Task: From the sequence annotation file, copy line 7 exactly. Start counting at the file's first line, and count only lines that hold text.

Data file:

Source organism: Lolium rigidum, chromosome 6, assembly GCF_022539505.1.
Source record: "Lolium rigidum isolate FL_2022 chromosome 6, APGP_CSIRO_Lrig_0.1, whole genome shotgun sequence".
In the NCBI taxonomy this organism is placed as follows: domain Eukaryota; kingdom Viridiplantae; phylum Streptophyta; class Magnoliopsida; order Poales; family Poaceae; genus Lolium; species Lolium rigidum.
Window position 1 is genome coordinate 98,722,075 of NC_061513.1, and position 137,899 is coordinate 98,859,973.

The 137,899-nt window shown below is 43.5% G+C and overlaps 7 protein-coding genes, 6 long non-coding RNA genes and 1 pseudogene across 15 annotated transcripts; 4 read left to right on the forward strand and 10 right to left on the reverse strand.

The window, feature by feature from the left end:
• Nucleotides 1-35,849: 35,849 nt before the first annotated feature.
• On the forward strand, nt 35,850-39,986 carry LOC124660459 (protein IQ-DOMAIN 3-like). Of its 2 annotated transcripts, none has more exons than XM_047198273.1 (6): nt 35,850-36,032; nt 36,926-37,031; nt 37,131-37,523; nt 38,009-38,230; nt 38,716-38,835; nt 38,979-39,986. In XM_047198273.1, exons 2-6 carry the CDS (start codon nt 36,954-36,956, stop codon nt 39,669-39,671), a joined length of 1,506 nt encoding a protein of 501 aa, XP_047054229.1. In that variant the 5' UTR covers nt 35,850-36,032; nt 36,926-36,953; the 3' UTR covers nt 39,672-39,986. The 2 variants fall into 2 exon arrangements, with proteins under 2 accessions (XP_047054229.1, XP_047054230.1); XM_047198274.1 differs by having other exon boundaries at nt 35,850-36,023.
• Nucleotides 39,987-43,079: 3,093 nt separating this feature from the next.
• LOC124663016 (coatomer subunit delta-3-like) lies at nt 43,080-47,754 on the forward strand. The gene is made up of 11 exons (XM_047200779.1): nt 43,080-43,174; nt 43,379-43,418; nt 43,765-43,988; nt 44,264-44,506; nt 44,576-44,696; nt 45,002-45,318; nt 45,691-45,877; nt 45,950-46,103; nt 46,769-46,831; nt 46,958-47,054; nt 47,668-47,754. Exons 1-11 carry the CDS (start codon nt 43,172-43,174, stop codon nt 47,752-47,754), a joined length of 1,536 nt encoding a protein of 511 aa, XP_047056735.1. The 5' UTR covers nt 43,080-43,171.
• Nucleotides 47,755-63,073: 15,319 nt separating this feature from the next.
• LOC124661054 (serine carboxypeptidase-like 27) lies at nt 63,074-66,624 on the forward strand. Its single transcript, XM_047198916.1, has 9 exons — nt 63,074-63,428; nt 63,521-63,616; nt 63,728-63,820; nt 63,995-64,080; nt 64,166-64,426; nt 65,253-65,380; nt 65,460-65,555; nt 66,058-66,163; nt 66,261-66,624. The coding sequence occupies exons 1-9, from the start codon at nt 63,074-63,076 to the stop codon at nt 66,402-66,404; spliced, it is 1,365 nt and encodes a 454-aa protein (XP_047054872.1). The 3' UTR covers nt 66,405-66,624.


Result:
• Nucleotides 1-35,849: 35,849 nt before the first annotated feature.